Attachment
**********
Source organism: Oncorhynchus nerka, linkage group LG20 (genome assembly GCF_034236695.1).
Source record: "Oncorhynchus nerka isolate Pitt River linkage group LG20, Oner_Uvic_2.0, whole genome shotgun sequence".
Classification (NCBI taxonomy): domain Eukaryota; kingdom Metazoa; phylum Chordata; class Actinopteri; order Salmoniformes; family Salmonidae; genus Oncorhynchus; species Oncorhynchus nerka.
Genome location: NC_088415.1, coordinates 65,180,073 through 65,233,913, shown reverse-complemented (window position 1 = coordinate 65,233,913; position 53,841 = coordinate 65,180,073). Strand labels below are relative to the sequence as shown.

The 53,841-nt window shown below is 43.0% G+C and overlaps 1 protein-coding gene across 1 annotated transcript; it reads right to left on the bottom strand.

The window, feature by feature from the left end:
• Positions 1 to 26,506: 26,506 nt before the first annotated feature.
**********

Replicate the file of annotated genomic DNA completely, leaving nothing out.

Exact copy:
Source organism: Oncorhynchus nerka, linkage group LG20 (genome assembly GCF_034236695.1).
Source record: "Oncorhynchus nerka isolate Pitt River linkage group LG20, Oner_Uvic_2.0, whole genome shotgun sequence".
Classification (NCBI taxonomy): domain Eukaryota; kingdom Metazoa; phylum Chordata; class Actinopteri; order Salmoniformes; family Salmonidae; genus Oncorhynchus; species Oncorhynchus nerka.
Genome location: NC_088415.1, coordinates 65,180,073 through 65,233,913, shown reverse-complemented (window position 1 = coordinate 65,233,913; position 53,841 = coordinate 65,180,073). Strand labels below are relative to the sequence as shown.

The 53,841-nt window shown below is 43.0% G+C and overlaps 1 protein-coding gene across 1 annotated transcript; it reads right to left on the bottom strand.

The window, feature by feature from the left end:
• Positions 1 to 26,506: 26,506 nt before the first annotated feature.